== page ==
Photo of Curson Lodge

Ipswich Curson Lodge

historical era: Victorian / Edwardian

1 Silent St

grid reference TM 162 442

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listed building grade II*

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CAMRA Ipswich & East Suffolk branch.

last updated 24/08/2016

Believed to date from the early 16th century, this was built either as an inn or a lodging house. During the 17th century, the building was used as a naval hospital.

It seems most probable that it was originally a lodging-house for Lord Curzon's Elephant & Castle on the opposite corner of Silent Street. There seems to be some confusion in the historic record between the two buildings, both being said to have been used as a naval hospital and inn.

One theory about the origins of Silent Street's name is that when Curson Lodge was being used as a hospital for soldiers wounded in the Dutch wars of the 1650s, the noise of horses and carts in the street kept disturbing them, so straw was lain in the road to make it silent.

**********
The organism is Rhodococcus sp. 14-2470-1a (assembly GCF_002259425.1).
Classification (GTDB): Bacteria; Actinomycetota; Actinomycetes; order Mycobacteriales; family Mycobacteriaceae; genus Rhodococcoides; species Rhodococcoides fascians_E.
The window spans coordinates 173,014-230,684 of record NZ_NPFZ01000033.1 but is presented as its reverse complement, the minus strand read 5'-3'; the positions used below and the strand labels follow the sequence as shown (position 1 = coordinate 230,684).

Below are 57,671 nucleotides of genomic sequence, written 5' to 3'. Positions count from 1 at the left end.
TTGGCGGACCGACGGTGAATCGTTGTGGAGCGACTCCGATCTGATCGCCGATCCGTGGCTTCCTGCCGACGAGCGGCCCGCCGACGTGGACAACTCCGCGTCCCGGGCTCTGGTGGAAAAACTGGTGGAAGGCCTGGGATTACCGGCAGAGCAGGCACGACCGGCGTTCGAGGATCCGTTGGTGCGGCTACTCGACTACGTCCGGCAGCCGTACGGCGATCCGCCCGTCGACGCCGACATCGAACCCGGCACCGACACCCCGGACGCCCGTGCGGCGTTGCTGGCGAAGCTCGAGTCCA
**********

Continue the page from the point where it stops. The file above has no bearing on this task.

It's said to have operated as an inn during most of the 18th century and also for a period during the 19th (from about 1838 onwards).

Although often said to have been associated with Cardinal Wolsey, it seems unlikely that this was in fact the case. However, a blue plaque on the wall notes that his parents were born in a (long-demolished) building across the road.

Damaged in February 2013 when a car ploughed into the cornerpost. Fortunately recent structural alterations meant that this post was no longer load-bearing.

(Most pub, location & historic details collated by Nigel, Tony or Keith - original sources are credited)